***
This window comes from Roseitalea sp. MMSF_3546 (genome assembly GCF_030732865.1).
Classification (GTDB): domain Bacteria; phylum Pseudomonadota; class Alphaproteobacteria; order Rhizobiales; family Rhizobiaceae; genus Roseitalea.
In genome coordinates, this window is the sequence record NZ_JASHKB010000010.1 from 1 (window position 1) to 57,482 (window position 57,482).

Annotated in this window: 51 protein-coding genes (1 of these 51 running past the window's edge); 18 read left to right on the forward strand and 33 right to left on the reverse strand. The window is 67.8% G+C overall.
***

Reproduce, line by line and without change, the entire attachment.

This window comes from Roseitalea sp. MMSF_3546 (genome assembly GCF_030732865.1).
Classification (GTDB): domain Bacteria; phylum Pseudomonadota; class Alphaproteobacteria; order Rhizobiales; family Rhizobiaceae; genus Roseitalea.
In genome coordinates, this window is the sequence record NZ_JASHKB010000010.1 from 1 (window position 1) to 57,482 (window position 57,482).

Annotated in this window: 51 protein-coding genes (1 of these 51 running past the window's edge); 18 read left to right on the forward strand and 33 right to left on the reverse strand. The window is 67.8% G+C overall.